news:8tpdr2$g6o$> 1@inn.qnx.com> …
Also perhaps look at using the MMX instructions, I believe they were
intended
specifically for matrix operations at very high speeds. I’m fairly
certain
that to get what you want you’re not going to be able to use high level
C++
constructs & 3rd party libraries, unless someone really went out of
their
way
to optimize for the x86 environment.


“Jim Atkins” <> jamesa@tsd.serco.com> > wrote in message
news:8tom0h$ios$> 1@inn.qnx.com> …
| I dunno as I haven’t seen any code but as part of reworking your
algorithm,
| you can save quite a bit of time by unelegant coding i.e. not using
function
| calls and class methods (your own ones I’m talking about) in favour
of
| having all your code inline. This will cut out a lot of stack usage
and
if
| you have a lot of iterations it all adds up. As an example: I have a
bit
of
| code thats used to program a gate array and has a loop which
bitbashes
the
| data in over 77000 cycles. Time to program using class methods : 26
secs
as
| opposed to 3secs for inline code.
|
| You can use ‘register’ for you loop variables as well - that can
sometimes
| shave a bit off…

For those not familiar with my problem: I have a process that uses a lot of
matrix algebra for which we used MTL implementation. The code was slow,
about 18ms per iteration. I needed to get the cycle time down to 2-3 ms (max
about 5 I guessed at the time) and thanks to all those that replied in the
previous thread suggesting to rewrite the code because that’s what was done
to spectacular results.

The code was recompiled with different matrix algebra class and lot of
overhead ripped out, so now I’m happy because we got the cycle time down to
1.5ms! That is better than 10 times faster than the original MTL code!

We also compiled the code using microsoft C++ v6 and got very interesting
results. the MS code runs twice (!) as fast on on NT than the qcc code on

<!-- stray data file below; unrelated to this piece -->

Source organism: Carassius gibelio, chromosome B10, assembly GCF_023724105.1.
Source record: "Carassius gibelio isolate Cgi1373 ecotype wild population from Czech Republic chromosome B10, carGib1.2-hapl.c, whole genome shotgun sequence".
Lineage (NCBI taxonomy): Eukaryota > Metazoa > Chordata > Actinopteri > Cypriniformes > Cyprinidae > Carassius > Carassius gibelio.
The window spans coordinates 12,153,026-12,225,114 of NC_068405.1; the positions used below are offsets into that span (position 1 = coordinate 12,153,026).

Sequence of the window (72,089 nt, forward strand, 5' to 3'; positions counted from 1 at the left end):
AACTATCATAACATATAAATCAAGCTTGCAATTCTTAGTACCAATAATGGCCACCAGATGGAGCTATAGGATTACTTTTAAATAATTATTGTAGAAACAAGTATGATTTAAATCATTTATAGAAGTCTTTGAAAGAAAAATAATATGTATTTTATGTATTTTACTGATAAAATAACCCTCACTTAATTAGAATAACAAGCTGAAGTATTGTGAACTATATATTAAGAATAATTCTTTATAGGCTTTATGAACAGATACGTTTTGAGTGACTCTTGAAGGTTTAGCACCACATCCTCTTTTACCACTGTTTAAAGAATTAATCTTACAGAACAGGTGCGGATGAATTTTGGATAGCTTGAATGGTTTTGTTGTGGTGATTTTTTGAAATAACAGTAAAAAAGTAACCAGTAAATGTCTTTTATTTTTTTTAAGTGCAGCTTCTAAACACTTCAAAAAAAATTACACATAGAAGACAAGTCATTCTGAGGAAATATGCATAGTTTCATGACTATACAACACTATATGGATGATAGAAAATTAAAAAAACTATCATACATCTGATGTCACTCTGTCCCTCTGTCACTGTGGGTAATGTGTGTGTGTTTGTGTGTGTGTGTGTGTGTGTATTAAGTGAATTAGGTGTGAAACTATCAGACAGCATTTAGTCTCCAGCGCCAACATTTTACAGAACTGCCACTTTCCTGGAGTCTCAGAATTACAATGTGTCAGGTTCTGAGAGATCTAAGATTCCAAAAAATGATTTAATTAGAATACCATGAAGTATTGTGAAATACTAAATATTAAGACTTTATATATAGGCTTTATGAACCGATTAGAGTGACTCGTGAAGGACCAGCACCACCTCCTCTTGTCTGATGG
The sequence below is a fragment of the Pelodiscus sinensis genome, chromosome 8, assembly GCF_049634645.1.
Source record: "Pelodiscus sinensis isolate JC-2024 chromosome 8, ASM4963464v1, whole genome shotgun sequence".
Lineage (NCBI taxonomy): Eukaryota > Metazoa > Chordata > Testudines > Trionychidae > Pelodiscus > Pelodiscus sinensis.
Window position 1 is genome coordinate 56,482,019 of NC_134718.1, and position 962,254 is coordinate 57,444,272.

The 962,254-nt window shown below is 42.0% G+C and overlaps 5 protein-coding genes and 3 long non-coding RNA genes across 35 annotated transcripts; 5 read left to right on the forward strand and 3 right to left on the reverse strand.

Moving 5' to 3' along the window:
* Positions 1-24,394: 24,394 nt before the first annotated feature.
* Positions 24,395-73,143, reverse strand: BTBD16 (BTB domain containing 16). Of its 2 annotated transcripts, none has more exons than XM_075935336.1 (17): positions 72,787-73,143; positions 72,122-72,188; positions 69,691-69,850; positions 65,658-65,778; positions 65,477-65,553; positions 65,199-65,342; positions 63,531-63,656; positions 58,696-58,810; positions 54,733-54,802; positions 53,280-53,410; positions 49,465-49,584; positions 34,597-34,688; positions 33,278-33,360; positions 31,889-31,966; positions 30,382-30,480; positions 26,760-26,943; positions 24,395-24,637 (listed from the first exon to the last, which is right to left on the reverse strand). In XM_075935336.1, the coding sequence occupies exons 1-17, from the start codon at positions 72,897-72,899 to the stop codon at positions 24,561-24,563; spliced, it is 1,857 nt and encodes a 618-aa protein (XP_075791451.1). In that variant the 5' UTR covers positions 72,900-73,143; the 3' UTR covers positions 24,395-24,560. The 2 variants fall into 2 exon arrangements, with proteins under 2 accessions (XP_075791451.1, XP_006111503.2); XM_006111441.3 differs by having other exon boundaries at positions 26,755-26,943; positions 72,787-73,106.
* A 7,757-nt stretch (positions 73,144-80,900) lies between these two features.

QNXRTP!!! Both are on same machine (just swap the HD) P-MMX 200MHz. Even
when I pump up the priority it runs the same times since there is not much
else running.


This begs a few questions:

  1. Why is MTL so slow on gcc 2.95.2? Is it a problem of handling templates?

  2. Why does microsoft produce faster code? or better Why does gcc produce
    slow code?

  3. Will additional optimiser options speed it up (I’m using O2 and inline)

Also I wonder if anyone has similar experience, or is this specific to my
code? Of course two examples don’t prove anything, but is there a case to
check the compiler and benchmark it properly against others? It may be a
significant issue if you need to go from 200MHz to 450Mhz processor to
achieve the same thing in real time.

have you tried to produce ASM code - just to take a look under the hood?

Dan wrote:

For those not familiar with my problem: I have a process that uses a lot of
matrix algebra for which we used MTL implementation. The code was slow,
about 18ms per iteration. I needed to get the cycle time down to 2-3 ms (max
about 5 I guessed at the time) and thanks to all those that replied in the
previous thread suggesting to rewrite the code because that’s what was done
to spectacular results.

The code was recompiled with different matrix algebra class and lot of
overhead ripped out, so now I’m happy because we got the cycle time down to
1.5ms! That is better than 10 times faster than the original MTL code!

We also compiled the code using microsoft C++ v6 and got very interesting
results. the MS code runs twice (!) as fast on on NT than the qcc code on
QNXRTP!!! Both are on same machine (just swap the HD) P-MMX 200MHz. Even
when I pump up the priority it runs the same times since there is not much
else running.

This begs a few questions:

  1. Why is MTL so slow on gcc 2.95.2? Is it a problem of handling templates?

  2. Why does microsoft produce faster code? or better Why does gcc produce
    slow code?

  3. Will additional optimiser options speed it up (I’m using O2 and inline)

Also I wonder if anyone has similar experience, or is this specific to my